Lebow advises them against looking for some sudden moment of reconnection, but rather to be loving and patient.
Coming back from combat
Dugard's reuniting with her family could also be likened to a soldier coming back from a "hellacious war," Lebow said.
A recent survey of military spouses of deployed Army soldiers with school-age children found that the return from deployment is the most stressful, according to three-quarters of respondents. Reunification brings excitement and relief, which is sometimes accompanied by emotional conflict, the surveyors said.
In the military, bonds of brotherhood form as people face dangers together, Tabin said. When service members come home, they may find life "shallower," and feel that they are not the same people as when they left, she said.
In a case where a husband has been away at war and returns to his wife, the desire to understand one another's feelings is fundamental, she said. "She wants to be understanding, he wants to be able to shove it aside, then he has nightmares, and she says, 'you're not setting it aside,' " Tabin said. "Well, consciously he is -- he's not awake when he dreams."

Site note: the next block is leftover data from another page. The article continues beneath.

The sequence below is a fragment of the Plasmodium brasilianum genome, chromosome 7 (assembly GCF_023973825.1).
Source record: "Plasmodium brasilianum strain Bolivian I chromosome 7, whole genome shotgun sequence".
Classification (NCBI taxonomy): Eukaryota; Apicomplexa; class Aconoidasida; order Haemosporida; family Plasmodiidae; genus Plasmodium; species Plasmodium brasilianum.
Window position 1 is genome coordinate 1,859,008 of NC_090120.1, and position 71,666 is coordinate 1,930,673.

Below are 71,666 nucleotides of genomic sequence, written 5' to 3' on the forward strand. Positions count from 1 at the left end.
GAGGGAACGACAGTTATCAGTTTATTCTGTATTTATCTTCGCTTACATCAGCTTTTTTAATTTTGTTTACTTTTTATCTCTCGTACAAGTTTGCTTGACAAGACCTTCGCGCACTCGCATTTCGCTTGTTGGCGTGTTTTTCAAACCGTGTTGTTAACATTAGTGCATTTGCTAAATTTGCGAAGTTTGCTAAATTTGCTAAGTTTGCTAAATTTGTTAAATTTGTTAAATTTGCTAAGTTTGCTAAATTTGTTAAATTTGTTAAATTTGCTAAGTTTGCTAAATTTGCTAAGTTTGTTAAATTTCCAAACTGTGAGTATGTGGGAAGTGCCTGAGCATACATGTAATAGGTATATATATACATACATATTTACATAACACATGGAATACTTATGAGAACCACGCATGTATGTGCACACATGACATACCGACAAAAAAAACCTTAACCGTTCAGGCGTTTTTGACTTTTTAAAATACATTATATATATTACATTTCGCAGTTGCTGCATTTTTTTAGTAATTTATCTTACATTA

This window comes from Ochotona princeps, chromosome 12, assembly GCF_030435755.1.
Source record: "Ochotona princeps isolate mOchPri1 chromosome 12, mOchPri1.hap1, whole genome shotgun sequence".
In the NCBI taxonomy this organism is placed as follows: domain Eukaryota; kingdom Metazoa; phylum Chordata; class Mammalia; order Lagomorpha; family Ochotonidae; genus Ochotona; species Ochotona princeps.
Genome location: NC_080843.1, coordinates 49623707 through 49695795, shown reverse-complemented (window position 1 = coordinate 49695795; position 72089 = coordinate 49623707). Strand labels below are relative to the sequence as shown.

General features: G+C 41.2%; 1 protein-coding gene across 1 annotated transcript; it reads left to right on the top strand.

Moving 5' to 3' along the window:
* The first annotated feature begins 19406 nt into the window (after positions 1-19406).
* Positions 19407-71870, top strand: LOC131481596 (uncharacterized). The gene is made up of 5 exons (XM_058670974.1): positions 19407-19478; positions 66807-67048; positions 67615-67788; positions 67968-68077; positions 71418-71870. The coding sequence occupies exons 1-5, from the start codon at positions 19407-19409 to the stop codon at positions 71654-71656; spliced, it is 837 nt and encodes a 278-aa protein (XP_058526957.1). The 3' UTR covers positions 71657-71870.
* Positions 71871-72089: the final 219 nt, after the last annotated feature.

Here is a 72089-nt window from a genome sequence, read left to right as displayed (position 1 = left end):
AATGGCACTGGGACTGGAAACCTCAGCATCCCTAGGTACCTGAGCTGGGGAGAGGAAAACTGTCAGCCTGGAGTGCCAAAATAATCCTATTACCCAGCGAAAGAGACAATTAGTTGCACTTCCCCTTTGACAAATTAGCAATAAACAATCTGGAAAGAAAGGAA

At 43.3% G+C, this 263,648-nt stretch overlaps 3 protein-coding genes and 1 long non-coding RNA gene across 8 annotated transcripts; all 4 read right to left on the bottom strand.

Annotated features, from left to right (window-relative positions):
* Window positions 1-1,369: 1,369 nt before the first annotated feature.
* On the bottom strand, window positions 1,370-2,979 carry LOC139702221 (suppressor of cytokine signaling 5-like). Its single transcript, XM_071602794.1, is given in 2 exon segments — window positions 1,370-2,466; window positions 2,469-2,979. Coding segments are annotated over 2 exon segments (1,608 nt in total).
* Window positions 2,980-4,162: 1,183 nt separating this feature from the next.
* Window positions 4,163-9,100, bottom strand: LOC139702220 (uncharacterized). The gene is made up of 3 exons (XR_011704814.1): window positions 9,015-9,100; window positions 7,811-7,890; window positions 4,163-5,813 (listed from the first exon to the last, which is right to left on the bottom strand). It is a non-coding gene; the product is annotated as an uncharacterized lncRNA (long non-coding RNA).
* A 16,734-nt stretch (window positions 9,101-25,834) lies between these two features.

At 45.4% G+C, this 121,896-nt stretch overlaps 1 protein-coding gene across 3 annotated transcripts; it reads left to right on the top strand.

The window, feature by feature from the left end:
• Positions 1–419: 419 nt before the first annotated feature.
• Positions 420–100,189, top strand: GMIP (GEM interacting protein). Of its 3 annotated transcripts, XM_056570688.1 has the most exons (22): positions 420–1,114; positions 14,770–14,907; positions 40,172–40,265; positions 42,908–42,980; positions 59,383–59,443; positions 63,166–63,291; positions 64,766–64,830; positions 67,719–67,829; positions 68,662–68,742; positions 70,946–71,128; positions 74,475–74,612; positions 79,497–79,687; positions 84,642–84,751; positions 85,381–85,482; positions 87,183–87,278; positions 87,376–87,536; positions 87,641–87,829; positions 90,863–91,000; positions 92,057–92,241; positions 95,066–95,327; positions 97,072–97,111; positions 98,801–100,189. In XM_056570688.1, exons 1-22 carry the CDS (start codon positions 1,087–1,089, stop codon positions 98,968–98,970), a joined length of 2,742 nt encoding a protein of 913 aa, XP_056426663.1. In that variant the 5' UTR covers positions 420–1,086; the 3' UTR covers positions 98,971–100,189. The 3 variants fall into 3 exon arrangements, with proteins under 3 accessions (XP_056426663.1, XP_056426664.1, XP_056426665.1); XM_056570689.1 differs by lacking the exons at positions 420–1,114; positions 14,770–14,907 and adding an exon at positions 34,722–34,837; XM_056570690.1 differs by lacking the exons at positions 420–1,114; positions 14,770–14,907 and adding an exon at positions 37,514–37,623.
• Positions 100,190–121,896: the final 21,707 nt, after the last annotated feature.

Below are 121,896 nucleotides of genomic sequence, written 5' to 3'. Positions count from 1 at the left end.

Don't force the person who has been away to talk about their experiences, Napoletano said. She also stressed that a family should try to normalize the life of the service member who has returned from war. Waking up in the morning, going grocery shopping, washing clothes and doing other day-to-day activities help create a stable, comforting environment, she said.